Aug 06, 2007
So Far and Yet So Near
One more problem for
the Big Bang: Recently-discovered galaxy clusters reveal too
much complex structure to be as “young” as Big Bang
speculations would require.
The small inset
in the photo above shows a recently discovered cluster of
galaxies that poses a big problem for the Big Bang.
conventional theory, which determines the distance of a
galaxy by its redshift, the cluster is 9 billion light years
away. That means the light we see today was emitted 9
billion years ago, or only 5 billion years after the Big
Bang, in which all matter and energy supposedly was created.
Gravitational forces could not have generated such a cluster
of galaxies in such an astronomically short time.
The ESO news
of such a complex and mature structure so early in the
history of the Universe is highly surprising. Indeed, until
recently it would even have been deemed impossible."
This observation falsified the theory. To save the theory
(upon which grants and reputations are established) an ad
hoc patch must be found.
were a science”—as one worker in the field put
it—astronomers would have wondered if the cluster might have
been ejected from the nearby active galaxy NGC 7314 (at the
center of the large image). They would have wondered if its
high redshift might be due to that ejection instead of to an
expansion of the universe. They would have wondered if the
cluster might be an early stage of galaxy cluster formation
in the near present instead of in the far past.
wondering would require them to doubt that redshift means
distance. It would require them to doubt that redshift means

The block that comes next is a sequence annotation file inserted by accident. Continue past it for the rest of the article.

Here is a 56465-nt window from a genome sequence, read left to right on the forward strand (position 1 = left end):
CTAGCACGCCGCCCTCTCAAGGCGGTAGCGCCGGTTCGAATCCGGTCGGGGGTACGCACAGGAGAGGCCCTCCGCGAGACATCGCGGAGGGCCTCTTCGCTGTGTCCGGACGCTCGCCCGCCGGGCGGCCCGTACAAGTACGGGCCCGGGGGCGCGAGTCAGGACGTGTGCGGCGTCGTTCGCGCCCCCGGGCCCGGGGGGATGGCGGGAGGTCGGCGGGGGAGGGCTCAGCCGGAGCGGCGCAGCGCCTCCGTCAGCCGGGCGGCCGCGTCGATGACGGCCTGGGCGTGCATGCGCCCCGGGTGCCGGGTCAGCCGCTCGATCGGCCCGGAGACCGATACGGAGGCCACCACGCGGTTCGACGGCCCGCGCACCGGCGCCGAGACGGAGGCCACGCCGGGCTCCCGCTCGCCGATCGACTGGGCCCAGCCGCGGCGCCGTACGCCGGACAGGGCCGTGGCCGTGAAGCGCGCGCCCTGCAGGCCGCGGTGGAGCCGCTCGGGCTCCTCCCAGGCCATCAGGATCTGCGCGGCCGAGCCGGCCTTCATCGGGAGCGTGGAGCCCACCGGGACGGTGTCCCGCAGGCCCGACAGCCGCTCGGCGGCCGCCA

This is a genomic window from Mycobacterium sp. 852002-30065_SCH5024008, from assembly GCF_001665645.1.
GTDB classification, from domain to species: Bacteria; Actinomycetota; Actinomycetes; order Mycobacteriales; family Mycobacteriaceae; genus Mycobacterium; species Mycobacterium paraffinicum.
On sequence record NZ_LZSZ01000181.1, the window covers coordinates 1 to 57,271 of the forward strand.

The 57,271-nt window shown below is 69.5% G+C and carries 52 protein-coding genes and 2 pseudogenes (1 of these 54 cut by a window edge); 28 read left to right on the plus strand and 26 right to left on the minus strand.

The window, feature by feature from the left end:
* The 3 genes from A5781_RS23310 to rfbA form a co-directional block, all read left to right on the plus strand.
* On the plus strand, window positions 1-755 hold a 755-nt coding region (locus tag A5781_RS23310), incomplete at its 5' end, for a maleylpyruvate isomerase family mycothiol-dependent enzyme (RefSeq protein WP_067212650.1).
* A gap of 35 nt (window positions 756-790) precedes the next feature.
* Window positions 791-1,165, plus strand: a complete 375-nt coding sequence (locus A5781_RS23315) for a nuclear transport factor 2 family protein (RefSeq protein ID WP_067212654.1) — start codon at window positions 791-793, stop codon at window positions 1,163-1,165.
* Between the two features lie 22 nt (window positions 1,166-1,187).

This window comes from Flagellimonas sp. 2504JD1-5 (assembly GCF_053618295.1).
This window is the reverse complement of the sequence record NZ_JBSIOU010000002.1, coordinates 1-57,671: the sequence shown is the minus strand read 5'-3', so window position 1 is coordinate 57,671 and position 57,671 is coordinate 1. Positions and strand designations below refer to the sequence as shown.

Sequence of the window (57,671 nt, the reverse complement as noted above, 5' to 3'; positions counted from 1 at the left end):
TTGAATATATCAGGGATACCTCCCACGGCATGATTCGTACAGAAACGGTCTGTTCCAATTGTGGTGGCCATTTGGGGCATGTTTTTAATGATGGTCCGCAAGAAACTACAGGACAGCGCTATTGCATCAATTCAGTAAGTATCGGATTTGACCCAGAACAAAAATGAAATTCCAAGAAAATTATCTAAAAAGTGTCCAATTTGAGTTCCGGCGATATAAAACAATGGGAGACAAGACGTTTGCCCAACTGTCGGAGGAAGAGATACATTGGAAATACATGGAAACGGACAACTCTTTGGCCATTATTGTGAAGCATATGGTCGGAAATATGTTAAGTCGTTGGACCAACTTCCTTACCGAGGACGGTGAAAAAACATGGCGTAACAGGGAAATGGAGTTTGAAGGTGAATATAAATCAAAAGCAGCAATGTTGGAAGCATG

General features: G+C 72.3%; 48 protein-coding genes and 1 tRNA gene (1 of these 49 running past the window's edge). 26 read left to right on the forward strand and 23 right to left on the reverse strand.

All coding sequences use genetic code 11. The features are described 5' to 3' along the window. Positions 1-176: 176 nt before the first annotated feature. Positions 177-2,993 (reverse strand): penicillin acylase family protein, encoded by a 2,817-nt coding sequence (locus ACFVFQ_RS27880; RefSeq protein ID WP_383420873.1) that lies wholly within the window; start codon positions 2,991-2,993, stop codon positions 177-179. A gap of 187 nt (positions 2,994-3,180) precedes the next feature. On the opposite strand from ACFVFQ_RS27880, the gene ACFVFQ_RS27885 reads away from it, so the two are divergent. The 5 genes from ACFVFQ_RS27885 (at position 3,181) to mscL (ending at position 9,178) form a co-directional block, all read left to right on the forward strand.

recessional velocity. And if redshift does not mean distance
or velocity, then the two major pillars of Big Bang theory
On the other
hand, because this cluster is in the halo of the active
galaxy NGC 7314, this observation once again confirms Halton
Arp’s prediction that high-redshift galaxy clusters will be
found in association with low-redshift active galaxies. Arp
made this prediction many times. In a paper on galaxy
clusters, written in collaboration with amateur astronomer
David G. Russell and published in the Astrophysical Journal
of March 10, 2001, Arp and Russell add more than 15 new
cluster/active galaxy associations to the list Arp has been
gathering for three decades.
We can carry
this prediction one step further. We can predict that other
complex galaxy clusters with high redshifts (perhaps even
higher than this one) will be discovered in the future. And
we can also predict that they will be found close to nearby
active galaxies. Some of them may even be found between
their active parent galaxy and us.
The really big
problem is not the discrepancy between Big Bang theory and
contrary observations but the singularity of belief that
compels astronomers to turn a blind eye to the wrong end of
their telescopes while ignoring disagreements with what they
imagine they see
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